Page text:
In Unit #95 (Photo: Martje van der Heide)
“This is unit number 95”, Preeti told me. “It is the standard model.” Geeta Devi the owner shook her head. “Look up”, she said, “This is our house.” I looked up and saw what she meant: there was a beautiful lotus flower design in the ceiling. “My husband made it” Geeta said proudly. “This is our house”.
The tireless Preeti works with village communities to help them build back better (Photo: Martje van der Heide)
Preeti Bisht is the community worker for SUDHA who is mobilizing the victims of the Uttarakhand floods in this small village on the Mandakini River, well on the way to Kedarnath. She took me all the way to unit number 107 and in passing showed me the school. I soon discovered that none of the house units were standard. Some people added a room, others an extra window in the kitchen to show the amazing view up river. And the houses that were already finished were painted in every color imaginable as houses in Uttarakhand are meant to be.
All of them, however, are certified by geologists to be on parcels safe from floods and landslides in the future, and they are all earthquake resistant. That is the benefit of the “standard design”.
Visiting Gabni Gaon to see how villagers who lost their houses in the floods are building newer, safer homes for themselves. (Photo: Sona Thakur)
When we had been talking with the team in the Uttarakhand State Disaster Management Authority (USDMA) in August of 2013, it was not meant to be this way. With so many people homeless, we were all feeling tremendous pressure to build houses quickly. We were trying to see how we could quickly procure pre-fab houses. It seemed the only solution. We looked at models of the pre-fab houses and felt this was the way to go.
So the USDMA team started work on procuring the houses quickly, while the social mobilization team was preparing an information and consultation session for affected people. That session changed everything: when the housing component was discussed, it turned out nobody wanted the pre-fab houses. People took one look at the models and thought they looked ugly and flimsy. I even had civil society representatives from the state visit me in Delhi to tell me people would not want the pre-fab houses. They did not look like anybody’s house.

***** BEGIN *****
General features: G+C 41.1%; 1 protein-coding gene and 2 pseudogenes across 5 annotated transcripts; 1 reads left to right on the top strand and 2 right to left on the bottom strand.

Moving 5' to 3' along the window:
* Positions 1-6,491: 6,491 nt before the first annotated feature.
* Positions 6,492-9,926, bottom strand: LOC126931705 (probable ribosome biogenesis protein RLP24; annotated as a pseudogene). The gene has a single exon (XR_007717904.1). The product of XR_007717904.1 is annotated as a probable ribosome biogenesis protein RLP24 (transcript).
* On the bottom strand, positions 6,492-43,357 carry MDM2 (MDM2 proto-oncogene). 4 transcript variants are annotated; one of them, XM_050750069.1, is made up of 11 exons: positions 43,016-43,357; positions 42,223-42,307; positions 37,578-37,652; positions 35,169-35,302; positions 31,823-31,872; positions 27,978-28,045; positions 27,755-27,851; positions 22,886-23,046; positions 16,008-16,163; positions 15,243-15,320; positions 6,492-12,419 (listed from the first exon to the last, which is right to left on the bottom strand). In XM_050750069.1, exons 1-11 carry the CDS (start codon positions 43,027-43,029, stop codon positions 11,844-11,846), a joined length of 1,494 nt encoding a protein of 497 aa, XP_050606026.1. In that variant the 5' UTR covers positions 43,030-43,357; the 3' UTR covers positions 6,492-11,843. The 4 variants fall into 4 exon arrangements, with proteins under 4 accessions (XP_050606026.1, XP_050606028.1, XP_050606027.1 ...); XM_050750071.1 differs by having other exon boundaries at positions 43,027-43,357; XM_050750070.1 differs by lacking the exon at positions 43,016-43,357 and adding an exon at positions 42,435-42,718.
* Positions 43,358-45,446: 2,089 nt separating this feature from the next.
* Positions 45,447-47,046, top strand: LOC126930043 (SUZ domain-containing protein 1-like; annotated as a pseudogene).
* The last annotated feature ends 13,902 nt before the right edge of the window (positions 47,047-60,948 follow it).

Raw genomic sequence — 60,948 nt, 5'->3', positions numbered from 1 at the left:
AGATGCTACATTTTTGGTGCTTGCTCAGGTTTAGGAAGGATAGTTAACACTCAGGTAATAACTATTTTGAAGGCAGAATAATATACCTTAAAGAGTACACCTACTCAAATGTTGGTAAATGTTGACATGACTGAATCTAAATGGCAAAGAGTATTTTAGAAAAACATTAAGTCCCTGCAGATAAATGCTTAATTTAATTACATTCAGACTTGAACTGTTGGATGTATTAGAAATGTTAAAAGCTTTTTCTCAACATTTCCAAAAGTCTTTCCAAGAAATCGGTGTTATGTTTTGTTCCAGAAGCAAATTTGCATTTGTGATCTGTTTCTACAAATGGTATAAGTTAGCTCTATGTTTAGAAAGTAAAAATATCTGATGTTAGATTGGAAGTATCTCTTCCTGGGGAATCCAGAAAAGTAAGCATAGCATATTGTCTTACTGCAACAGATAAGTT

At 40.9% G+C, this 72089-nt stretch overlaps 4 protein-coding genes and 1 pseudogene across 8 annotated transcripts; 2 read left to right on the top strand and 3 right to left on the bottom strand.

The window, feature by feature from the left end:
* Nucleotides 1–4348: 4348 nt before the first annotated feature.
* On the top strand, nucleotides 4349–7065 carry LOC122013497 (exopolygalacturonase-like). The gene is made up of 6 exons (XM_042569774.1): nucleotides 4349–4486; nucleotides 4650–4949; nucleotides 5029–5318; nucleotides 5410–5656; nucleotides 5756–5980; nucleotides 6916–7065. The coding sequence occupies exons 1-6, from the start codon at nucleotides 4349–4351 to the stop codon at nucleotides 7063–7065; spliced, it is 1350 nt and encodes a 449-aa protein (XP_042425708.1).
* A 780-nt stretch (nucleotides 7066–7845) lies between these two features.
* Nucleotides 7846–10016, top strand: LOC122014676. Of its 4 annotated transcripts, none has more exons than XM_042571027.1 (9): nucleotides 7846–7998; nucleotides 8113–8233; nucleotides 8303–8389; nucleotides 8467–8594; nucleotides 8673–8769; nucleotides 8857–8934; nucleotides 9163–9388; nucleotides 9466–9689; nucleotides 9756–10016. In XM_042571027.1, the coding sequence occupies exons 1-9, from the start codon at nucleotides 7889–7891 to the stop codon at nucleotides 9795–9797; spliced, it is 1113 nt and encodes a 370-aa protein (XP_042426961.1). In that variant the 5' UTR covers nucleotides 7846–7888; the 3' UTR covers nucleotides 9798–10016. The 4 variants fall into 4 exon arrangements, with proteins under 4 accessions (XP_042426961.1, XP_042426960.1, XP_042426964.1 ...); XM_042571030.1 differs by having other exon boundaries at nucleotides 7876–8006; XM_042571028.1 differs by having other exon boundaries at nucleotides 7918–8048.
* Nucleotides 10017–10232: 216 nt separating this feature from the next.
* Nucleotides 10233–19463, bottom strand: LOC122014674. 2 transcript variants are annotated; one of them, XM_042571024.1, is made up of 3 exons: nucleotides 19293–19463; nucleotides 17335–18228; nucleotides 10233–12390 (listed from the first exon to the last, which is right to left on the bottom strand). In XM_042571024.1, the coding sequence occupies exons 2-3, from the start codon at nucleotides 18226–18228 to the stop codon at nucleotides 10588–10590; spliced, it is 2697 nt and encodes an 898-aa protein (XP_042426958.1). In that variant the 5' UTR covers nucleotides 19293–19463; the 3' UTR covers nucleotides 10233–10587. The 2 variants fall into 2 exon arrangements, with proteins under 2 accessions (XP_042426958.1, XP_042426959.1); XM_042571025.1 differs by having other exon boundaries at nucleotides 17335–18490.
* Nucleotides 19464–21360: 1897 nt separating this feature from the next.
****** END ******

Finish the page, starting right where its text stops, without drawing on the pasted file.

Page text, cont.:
Often when something like this happens, the pressure to achieve results might force the team to ignore the feedback and press ahead. Not this time: the Government of Uttarakhand decided to do a survey of beneficiaries and publish the results on the project website . The results were as clear as the water in the Mandakini River: nobody wanted pre-fab. That is when it was decided to hire mobilizers like Preeti, to help people build their own houses.
At unit 103, Preeti stopped to chat with an old lady standing in the field in front of her new house. She had been the first to move in. “What do you think of your new house”, I asked her. “It is the same color as our old house,” she said with a faint smile. “I miss our house. “ She pointed down the hill where there is a gaping hole in the village, actually looking pretty much like the riverbed itself. We chatted some more and then started leaving. “It is good” she said by way of farewell. “This is our house now…”
Children from three grades huddle together in one classroom after their school building was swept away in the floods (Photo: Martje van der Heide)
Floods last year damaged hundreds of houses and public buildings in the Mandakini Valley, Uttharakand, India (Photo: Martje van der Heide)
Yashoda Devi with her new house built far back from the flood line (Photo: Sona Thakur)